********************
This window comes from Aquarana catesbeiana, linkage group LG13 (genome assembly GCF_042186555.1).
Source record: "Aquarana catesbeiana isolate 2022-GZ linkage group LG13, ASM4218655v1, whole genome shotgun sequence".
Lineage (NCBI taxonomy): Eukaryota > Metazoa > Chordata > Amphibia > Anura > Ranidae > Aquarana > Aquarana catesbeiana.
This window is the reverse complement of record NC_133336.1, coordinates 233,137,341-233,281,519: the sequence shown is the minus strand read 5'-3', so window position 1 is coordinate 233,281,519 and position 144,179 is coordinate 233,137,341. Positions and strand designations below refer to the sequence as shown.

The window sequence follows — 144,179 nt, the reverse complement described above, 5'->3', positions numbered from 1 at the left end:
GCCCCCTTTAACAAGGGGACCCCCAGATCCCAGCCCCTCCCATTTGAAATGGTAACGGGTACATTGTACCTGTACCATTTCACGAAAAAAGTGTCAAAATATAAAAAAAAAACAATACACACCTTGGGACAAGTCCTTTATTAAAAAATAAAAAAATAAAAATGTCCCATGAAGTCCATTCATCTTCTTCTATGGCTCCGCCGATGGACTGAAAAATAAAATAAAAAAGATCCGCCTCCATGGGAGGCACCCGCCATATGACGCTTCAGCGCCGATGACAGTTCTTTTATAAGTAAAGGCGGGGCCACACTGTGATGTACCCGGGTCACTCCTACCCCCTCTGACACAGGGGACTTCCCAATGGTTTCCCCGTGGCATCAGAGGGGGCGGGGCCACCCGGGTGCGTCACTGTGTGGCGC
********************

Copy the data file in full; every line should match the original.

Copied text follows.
This window comes from Aquarana catesbeiana, linkage group LG13 (genome assembly GCF_042186555.1).
Source record: "Aquarana catesbeiana isolate 2022-GZ linkage group LG13, ASM4218655v1, whole genome shotgun sequence".
Lineage (NCBI taxonomy): Eukaryota > Metazoa > Chordata > Amphibia > Anura > Ranidae > Aquarana > Aquarana catesbeiana.
This window is the reverse complement of record NC_133336.1, coordinates 233,137,341-233,281,519: the sequence shown is the minus strand read 5'-3', so window position 1 is coordinate 233,281,519 and position 144,179 is coordinate 233,137,341. Positions and strand designations below refer to the sequence as shown.

The window sequence follows — 144,179 nt, the reverse complement described above, 5'->3', positions numbered from 1 at the left end:
GCCCCCTTTAACAAGGGGACCCCCAGATCCCAGCCCCTCCCATTTGAAATGGTAACGGGTACATTGTACCTGTACCATTTCACGAAAAAAGTGTCAAAATATAAAAAAAAAACAATACACACCTTGGGACAAGTCCTTTATTAAAAAATAAAAAAATAAAAATGTCCCATGAAGTCCATTCATCTTCTTCTATGGCTCCGCCGATGGACTGAAAAATAAAATAAAAAAGATCCGCCTCCATGGGAGGCACCCGCCATATGACGCTTCAGCGCCGATGACAGTTCTTTTATAAGTAAAGGCGGGGCCACACTGTGATGTACCCGGGTCACTCCTACCCCCTCTGACACAGGGGACTTCCCAATGGTTTCCCCGTGGCATCAGAGGGGGCGGGGCCACCCGGGTGCGTCACTGTGTGGCGC